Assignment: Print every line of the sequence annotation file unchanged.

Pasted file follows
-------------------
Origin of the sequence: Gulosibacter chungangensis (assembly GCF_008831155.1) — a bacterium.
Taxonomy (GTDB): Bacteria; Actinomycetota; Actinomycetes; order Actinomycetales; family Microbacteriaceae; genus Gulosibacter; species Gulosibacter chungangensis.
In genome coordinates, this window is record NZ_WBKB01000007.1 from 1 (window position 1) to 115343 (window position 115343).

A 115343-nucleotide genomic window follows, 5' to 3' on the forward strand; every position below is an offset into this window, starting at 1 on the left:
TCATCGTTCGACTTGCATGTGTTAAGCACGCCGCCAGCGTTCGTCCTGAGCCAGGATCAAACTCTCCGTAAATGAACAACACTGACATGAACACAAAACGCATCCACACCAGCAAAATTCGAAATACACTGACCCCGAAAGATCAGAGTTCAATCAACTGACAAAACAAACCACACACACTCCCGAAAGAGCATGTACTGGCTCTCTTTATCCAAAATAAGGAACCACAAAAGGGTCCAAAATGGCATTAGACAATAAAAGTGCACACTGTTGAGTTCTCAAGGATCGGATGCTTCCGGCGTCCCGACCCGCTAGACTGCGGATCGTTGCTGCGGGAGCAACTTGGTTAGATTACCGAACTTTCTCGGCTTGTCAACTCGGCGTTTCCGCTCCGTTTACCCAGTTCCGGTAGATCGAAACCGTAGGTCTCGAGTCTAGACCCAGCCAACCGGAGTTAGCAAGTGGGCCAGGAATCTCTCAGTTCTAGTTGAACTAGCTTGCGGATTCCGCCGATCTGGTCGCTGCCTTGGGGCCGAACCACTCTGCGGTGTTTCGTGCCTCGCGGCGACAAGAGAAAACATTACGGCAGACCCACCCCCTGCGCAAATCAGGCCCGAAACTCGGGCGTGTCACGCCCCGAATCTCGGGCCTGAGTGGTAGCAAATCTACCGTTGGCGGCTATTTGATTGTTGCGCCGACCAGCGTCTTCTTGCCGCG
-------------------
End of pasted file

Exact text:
Origin of the sequence: Gulosibacter chungangensis (assembly GCF_008831155.1) — a bacterium.
Taxonomy (GTDB): Bacteria; Actinomycetota; Actinomycetes; order Actinomycetales; family Microbacteriaceae; genus Gulosibacter; species Gulosibacter chungangensis.
In genome coordinates, this window is record NZ_WBKB01000007.1 from 1 (window position 1) to 115343 (window position 115343).

A 115343-nucleotide genomic window follows, 5' to 3' on the forward strand; every position below is an offset into this window, starting at 1 on the left:
TCATCGTTCGACTTGCATGTGTTAAGCACGCCGCCAGCGTTCGTCCTGAGCCAGGATCAAACTCTCCGTAAATGAACAACACTGACATGAACACAAAACGCATCCACACCAGCAAAATTCGAAATACACTGACCCCGAAAGATCAGAGTTCAATCAACTGACAAAACAAACCACACACACTCCCGAAAGAGCATGTACTGGCTCTCTTTATCCAAAATAAGGAACCACAAAAGGGTCCAAAATGGCATTAGACAATAAAAGTGCACACTGTTGAGTTCTCAAGGATCGGATGCTTCCGGCGTCCCGACCCGCTAGACTGCGGATCGTTGCTGCGGGAGCAACTTGGTTAGATTACCGAACTTTCTCGGCTTGTCAACTCGGCGTTTCCGCTCCGTTTACCCAGTTCCGGTAGATCGAAACCGTAGGTCTCGAGTCTAGACCCAGCCAACCGGAGTTAGCAAGTGGGCCAGGAATCTCTCAGTTCTAGTTGAACTAGCTTGCGGATTCCGCCGATCTGGTCGCTGCCTTGGGGCCGAACCACTCTGCGGTGTTTCGTGCCTCGCGGCGACAAGAGAAAACATTACGGCAGACCCACCCCCTGCGCAAATCAGGCCCGAAACTCGGGCGTGTCACGCCCCGAATCTCGGGCCTGAGTGGTAGCAAATCTACCGTTGGCGGCTATTTGATTGTTGCGCCGACCAGCGTCTTCTTGCCGCG